Using only six components, you can configure a circuit (Figure 1) whose output voltage is proportional to its input frequency. Moreover, only three of the components – capacitor CO, resistor R, and the OP-07 op amp – must exhibit low drift for stable operation over temperature. The circuit provides linear operation well into the megahertz region.
The average current (IAVG) from the 40106 Schmitt-trigger inverter’s ground pin (pin 8) is linearly dependent on the frequency at which CO is discharged into the op amp’s summing junction. The op amp forces this current to flow through the 13.33-kΩ feedback resistor, producing a corresponding voltage drop. The output voltage is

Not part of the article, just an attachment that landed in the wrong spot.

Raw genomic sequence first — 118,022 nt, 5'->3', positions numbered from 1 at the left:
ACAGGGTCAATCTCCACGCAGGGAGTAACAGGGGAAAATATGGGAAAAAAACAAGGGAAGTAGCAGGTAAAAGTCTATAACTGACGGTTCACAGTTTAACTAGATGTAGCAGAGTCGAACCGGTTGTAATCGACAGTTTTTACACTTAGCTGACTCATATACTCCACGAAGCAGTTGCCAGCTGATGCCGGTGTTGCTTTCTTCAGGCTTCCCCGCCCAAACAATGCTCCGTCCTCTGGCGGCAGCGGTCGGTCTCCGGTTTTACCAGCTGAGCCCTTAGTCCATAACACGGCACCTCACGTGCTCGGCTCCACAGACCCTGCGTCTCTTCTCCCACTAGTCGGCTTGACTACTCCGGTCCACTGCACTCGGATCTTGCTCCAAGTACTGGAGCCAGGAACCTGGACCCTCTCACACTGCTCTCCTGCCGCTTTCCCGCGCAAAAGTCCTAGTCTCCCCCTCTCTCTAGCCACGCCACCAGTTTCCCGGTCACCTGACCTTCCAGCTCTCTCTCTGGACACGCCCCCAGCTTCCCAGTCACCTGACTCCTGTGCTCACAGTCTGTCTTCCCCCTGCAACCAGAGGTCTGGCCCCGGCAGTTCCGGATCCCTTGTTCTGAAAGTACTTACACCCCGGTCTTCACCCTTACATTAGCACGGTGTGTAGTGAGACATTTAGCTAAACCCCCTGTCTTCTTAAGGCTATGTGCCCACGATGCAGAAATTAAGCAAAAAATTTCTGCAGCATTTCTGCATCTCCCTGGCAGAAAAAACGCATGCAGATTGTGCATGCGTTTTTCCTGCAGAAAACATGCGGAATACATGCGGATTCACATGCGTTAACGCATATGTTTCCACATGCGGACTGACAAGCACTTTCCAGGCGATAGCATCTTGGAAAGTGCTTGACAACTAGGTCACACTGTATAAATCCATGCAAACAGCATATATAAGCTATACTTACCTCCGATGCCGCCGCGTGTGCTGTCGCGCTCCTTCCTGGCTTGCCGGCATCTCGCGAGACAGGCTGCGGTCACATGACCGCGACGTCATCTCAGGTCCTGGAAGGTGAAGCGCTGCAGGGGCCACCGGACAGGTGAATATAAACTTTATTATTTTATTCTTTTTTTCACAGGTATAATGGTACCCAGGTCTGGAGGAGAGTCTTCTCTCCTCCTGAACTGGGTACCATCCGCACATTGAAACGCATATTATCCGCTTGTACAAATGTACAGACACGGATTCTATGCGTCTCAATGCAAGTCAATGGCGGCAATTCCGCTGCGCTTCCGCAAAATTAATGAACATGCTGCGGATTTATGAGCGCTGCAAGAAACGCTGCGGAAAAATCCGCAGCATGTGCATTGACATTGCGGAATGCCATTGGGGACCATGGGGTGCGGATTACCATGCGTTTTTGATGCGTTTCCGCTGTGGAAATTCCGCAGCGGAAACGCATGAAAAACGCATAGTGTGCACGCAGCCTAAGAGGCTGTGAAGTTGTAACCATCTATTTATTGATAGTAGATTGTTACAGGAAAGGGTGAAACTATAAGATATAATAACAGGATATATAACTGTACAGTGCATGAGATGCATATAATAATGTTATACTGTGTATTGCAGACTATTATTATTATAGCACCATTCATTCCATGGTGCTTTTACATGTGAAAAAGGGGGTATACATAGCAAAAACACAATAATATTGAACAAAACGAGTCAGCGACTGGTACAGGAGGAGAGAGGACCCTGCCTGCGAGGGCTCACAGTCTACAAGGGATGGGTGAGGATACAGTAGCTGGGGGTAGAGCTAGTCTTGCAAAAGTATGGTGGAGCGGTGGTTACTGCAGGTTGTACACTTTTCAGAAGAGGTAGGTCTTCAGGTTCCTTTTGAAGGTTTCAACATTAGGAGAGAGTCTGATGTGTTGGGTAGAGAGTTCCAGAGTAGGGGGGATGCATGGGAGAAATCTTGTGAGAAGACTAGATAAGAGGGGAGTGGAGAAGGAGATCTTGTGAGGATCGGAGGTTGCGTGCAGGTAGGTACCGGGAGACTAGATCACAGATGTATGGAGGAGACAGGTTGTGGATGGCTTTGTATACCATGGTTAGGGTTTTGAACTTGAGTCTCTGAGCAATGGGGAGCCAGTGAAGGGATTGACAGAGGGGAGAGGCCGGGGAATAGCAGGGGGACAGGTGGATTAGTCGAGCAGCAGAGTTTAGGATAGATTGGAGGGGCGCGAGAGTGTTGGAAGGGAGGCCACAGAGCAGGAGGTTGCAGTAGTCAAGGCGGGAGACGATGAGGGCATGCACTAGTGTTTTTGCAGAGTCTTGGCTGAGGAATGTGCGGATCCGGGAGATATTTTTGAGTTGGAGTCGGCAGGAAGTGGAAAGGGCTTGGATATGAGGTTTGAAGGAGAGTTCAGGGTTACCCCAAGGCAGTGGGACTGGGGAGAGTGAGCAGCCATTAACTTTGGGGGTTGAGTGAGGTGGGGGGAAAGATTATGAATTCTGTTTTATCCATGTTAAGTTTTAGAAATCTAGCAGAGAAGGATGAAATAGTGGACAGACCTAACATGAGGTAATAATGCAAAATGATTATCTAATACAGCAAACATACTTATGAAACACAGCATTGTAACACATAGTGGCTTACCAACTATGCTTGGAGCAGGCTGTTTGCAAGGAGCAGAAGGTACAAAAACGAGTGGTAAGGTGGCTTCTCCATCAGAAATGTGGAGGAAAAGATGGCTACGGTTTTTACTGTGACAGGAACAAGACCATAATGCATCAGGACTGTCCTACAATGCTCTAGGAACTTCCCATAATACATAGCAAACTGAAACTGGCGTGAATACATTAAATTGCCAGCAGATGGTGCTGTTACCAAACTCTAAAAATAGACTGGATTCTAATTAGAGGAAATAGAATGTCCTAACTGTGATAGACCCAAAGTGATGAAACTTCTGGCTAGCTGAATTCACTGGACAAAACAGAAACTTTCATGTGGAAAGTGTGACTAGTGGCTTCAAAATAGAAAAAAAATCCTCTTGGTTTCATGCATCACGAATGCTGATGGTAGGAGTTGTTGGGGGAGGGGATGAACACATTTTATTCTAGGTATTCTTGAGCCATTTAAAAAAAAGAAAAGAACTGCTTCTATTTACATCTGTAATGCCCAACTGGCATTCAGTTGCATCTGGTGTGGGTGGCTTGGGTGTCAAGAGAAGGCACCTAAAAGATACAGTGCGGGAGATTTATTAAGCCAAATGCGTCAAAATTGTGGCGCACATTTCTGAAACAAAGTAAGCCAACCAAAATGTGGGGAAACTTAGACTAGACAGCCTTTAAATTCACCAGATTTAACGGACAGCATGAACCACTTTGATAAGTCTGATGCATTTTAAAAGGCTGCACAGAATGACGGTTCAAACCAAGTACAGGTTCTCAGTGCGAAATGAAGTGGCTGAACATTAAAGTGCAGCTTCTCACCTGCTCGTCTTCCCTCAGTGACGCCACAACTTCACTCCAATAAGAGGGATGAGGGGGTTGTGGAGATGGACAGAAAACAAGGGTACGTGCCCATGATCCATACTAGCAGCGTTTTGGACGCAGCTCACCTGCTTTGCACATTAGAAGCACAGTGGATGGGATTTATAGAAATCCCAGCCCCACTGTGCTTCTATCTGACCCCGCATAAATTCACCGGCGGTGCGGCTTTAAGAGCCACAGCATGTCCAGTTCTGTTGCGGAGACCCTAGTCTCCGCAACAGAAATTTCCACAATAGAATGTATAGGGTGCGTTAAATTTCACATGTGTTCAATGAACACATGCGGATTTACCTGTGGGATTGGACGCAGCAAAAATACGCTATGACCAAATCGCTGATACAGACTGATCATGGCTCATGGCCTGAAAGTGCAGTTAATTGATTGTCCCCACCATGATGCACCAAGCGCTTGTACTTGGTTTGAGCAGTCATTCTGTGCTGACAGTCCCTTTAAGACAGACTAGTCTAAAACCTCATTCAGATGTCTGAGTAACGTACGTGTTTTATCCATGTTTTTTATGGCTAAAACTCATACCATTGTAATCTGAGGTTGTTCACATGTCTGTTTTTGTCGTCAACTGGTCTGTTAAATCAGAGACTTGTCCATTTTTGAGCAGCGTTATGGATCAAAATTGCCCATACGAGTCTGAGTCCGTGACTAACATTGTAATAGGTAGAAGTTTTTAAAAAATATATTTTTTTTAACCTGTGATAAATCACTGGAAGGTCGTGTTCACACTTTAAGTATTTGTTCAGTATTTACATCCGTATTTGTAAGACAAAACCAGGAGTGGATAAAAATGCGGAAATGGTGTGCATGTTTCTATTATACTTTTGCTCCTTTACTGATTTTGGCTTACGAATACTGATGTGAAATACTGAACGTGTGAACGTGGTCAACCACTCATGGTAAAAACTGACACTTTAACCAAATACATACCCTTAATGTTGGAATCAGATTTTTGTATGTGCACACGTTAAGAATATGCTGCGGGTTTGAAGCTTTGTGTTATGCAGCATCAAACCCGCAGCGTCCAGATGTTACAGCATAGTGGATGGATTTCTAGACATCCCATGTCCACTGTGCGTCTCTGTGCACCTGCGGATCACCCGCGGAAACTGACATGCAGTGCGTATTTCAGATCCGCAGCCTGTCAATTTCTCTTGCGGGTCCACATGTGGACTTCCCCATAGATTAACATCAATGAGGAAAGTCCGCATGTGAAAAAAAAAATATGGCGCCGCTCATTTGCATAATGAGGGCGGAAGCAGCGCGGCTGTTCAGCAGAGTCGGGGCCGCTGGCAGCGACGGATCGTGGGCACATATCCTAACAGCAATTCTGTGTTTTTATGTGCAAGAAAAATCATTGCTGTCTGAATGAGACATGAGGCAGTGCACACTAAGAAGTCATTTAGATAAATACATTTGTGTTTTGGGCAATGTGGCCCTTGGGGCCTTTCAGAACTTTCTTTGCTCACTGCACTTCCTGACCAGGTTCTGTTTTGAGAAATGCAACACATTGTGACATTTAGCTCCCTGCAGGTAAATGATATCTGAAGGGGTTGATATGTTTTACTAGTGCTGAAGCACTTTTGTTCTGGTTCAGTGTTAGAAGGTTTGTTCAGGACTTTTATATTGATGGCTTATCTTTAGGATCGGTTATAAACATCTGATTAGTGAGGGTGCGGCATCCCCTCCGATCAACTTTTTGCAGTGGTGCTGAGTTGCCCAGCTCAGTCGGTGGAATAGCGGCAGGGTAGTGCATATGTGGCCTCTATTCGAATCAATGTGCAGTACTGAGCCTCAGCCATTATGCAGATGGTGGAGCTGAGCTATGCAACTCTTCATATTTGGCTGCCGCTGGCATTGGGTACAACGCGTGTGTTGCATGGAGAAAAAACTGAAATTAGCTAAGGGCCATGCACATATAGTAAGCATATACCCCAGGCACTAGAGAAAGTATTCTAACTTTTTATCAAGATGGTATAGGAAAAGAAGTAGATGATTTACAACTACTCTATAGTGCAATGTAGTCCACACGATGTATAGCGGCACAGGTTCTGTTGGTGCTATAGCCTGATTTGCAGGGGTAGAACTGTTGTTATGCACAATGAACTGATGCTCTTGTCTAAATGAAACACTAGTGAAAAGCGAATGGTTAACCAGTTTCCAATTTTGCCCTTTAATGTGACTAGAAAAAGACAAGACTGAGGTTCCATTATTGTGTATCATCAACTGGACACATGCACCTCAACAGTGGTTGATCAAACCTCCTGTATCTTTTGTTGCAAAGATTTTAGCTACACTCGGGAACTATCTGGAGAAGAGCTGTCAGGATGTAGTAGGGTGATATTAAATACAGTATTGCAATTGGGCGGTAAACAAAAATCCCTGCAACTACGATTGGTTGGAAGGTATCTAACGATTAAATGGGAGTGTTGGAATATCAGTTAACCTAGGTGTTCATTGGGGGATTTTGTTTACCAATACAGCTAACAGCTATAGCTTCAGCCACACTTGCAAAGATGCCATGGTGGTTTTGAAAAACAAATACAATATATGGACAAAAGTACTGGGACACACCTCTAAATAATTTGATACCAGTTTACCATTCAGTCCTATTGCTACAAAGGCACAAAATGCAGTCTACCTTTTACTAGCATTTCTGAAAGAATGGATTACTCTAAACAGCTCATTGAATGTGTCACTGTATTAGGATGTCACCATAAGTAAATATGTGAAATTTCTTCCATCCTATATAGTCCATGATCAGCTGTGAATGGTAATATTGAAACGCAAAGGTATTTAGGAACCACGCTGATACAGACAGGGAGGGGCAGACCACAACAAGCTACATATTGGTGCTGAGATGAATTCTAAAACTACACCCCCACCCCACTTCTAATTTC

where f is the input frequency. Adjust the 10-kΩ potentiometer to calibrate the converter.
The 1- and 0.1-µF capacitors smooth the transients that result from the rapid switching. For the figure’s values, the output ranges from 0 to−10 V for inputs of 0 to 10 kHz. If you need higher-frequency operation, you must consider the effects of rapid switching on the CMOS inverter’s supply current. Because a CMOS IC’s power dissipation is proportional to frequency, you can simply add its supply current to the capacitor’s discharge current in the calculations.
You can make a frequency summer by exploiting the fact that there are six Schmitt triggers per package: Attach a capacitor to each inverter’s output, apply a different frequency to each input, and obtain V0 proportional to the sum of the input frequencies:
Moreover, you can extend the technique by paralleling additional ICs.
With the figure’s component values, the F/V converter yields ±0.4% max nonlinearity for inputs of 0 to 10 kHz.
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